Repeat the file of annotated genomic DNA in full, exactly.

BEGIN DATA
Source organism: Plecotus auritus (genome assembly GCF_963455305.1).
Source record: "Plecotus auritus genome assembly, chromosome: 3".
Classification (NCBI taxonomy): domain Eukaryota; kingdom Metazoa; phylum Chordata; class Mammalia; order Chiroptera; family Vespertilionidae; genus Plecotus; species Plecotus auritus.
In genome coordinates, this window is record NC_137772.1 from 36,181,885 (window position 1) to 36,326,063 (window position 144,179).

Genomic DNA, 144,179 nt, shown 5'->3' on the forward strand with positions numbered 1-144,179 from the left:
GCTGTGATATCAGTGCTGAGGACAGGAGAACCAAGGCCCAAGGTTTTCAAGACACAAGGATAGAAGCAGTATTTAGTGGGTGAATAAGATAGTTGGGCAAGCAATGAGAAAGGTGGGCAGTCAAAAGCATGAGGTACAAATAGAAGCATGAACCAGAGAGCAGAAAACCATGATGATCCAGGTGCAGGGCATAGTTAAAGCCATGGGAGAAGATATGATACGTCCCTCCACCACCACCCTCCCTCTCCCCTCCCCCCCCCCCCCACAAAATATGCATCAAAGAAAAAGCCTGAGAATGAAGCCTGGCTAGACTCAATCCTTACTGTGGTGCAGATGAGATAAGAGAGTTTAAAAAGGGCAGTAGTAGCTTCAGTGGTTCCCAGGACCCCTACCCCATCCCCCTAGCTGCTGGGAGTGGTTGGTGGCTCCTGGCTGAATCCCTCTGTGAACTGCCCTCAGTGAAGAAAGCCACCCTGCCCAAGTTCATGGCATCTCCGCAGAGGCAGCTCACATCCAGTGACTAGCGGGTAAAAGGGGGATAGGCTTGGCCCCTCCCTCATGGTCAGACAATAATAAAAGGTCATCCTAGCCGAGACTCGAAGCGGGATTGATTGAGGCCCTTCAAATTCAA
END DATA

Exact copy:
Source organism: Plecotus auritus (genome assembly GCF_963455305.1).
Source record: "Plecotus auritus genome assembly, chromosome: 3".
Classification (NCBI taxonomy): domain Eukaryota; kingdom Metazoa; phylum Chordata; class Mammalia; order Chiroptera; family Vespertilionidae; genus Plecotus; species Plecotus auritus.
In genome coordinates, this window is record NC_137772.1 from 36,181,885 (window position 1) to 36,326,063 (window position 144,179).

Genomic DNA, 144,179 nt, shown 5'->3' on the forward strand with positions numbered 1-144,179 from the left:
GCTGTGATATCAGTGCTGAGGACAGGAGAACCAAGGCCCAAGGTTTTCAAGACACAAGGATAGAAGCAGTATTTAGTGGGTGAATAAGATAGTTGGGCAAGCAATGAGAAAGGTGGGCAGTCAAAAGCATGAGGTACAAATAGAAGCATGAACCAGAGAGCAGAAAACCATGATGATCCAGGTGCAGGGCATAGTTAAAGCCATGGGAGAAGATATGATACGTCCCTCCACCACCACCCTCCCTCTCCCCTCCCCCCCCCCCCCACAAAATATGCATCAAAGAAAAAGCCTGAGAATGAAGCCTGGCTAGACTCAATCCTTACTGTGGTGCAGATGAGATAAGAGAGTTTAAAAAGGGCAGTAGTAGCTTCAGTGGTTCCCAGGACCCCTACCCCATCCCCCTAGCTGCTGGGAGTGGTTGGTGGCTCCTGGCTGAATCCCTCTGTGAACTGCCCTCAGTGAAGAAAGCCACCCTGCCCAAGTTCATGGCATCTCCGCAGAGGCAGCTCACATCCAGTGACTAGCGGGTAAAAGGGGGATAGGCTTGGCCCCTCCCTCATGGTCAGACAATAATAAAAGGTCATCCTAGCCGAGACTCGAAGCGGGATTGATTGAGGCCCTTCAAATTCAA